Cell division

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Cell division is a process by which a cell, called the parent cell, divides into two cells, called daughter cells. Cell division is usually a small segment of a larger cell cycle. In meiosis however, a cell is permanently transformed and cannot divide again.

For simple unicellular organisms such as the Amoeba, one cell division reproduces an entire organism. On a larger scale, cell division can create progeny from multicellular organisms, such as plants that grow from cuttings. Cell division also enables sexually reproducing organisms to develop from the one-celled zygote, which itself was produced by cell division from gametes. And after growth, cell division allows for continual renewal and repair of the organism.

The primary concern of cell division is the maintenance of the original cell's genome. Before division can occur, the genomic information which is stored in chromosomes must be replicated, and the duplicated genome separated cleanly between cells. A great deal of cellular infrastructure is involved in keeping genomic information consistent between "generations".


Three types of cell division

Cells are classified into two categories: simple, non-nucleated prokaryotic cells, and complex, nucleated eukaryotic cells. By dint of their structural differences, eukaryotic and prokaryotic cells do not divide in the same way.

Furthermore, the pattern of cell division that transforms eukaryotic stem cells into gametes (sperm in males or ova in females) is different from that of eukaryotic somatic (non-germ) cells.

Prokaryotic cells

Prokaryotic cells are simple in structure when compared to eukaryotic cells. They contain non-membranous organelles, lack a cell nucleus, and have a simplistic genome: only one circular chromosome of limited size. Therefore, prokaryotic cell division, a process known as binary fission, is fast.

The chromosome is duplicated prior to division. The two copies of the chromosome attach to opposing sides of the cellular membrane. Cytokinesis, the physical separation of the cell, occurs immediately.

Eukaryotic cells

  • Mitosis: The division of the nucleus, separating the duplicated genome into two sets identical to the parent's.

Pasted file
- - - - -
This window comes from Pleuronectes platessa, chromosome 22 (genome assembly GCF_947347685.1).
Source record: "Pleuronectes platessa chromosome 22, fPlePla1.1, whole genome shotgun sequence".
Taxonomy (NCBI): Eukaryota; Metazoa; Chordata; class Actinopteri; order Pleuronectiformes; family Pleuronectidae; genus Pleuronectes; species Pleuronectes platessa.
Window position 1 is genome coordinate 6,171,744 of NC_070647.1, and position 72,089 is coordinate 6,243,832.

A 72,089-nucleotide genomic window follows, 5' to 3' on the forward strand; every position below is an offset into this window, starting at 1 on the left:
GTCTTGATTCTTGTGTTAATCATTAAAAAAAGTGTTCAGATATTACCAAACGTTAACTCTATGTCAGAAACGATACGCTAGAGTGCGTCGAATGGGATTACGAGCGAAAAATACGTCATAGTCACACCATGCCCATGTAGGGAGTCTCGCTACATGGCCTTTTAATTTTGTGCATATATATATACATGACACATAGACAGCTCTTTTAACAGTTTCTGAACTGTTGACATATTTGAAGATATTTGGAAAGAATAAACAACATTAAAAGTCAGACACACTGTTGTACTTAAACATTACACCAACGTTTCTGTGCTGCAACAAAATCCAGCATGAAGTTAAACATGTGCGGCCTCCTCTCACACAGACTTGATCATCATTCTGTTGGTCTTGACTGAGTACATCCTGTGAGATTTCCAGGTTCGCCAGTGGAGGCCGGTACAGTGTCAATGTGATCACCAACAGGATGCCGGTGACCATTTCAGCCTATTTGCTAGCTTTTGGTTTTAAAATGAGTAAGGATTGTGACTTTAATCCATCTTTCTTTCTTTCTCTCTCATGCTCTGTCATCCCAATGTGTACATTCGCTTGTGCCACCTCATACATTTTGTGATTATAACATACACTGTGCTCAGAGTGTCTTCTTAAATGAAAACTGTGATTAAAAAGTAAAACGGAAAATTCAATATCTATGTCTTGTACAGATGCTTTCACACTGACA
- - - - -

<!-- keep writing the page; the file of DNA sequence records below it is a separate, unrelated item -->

• Cytokinesis: The division of the cytoplasm, separating the organelles and other cellular components.
  • Meiosis: The division of the nucleus in sex cells, making one cell into four sex cells identical to the parent sex cell.

Eukaryotic cells divide by separating the duplicated chromosomes, through movements directed by microtubles. it protect the organ system of our body.


Multicellular organisms replace worn-out cells through cell division. In some animals, however, cell division eventually halts. In humans this occurs on average, after 52 divisions, known as the Hayflick limit. The cell is then referred to as senescent. Senescent cells deteriorate and die, causing the body to age. Cells stop dividing because the telomeres, protective bits of DNA on the end of a chromosome, become shorter with each division and eventually can no longer protect the chromosome. Cancer cells, on the other hand, are "immortal." An enzyme called telomerase, present in large quantites in cancerous cells, rebuilds the telomeres, allowing division to continue indefinitely.

Daughter chromosomes

During the metaphase stage of mitosis, chromosomes, which become aligned on the equatorial plane, take on the shape of an "X" as a result of a repelling force between chromosomes. The lobes of the chromosome in this shape are called 'sister chromatids'. The sister chromatids will be attached by a centromere. During metaphase, centromeres of the chromosomes will be aligned in the centre of the nucleus and spindle fibers will be attached to them. In the beginning of anaphase, spindle fibers contract so that the identical chromatids (sister chromatids), which where attached by centromere, will be separated. At this stage, each separated chromatid will act as a chromosome, and the two separated chromatids are called daughter chromosomes.


See also


  1. Morgan DO. (2007) "The Cell Cycle: Principles of Control" London: New Science Press.
  2. J.M.Turner Fetus into Man (1978, 1989). Harvard University Press. ISBN 0-674-30692-9

External links

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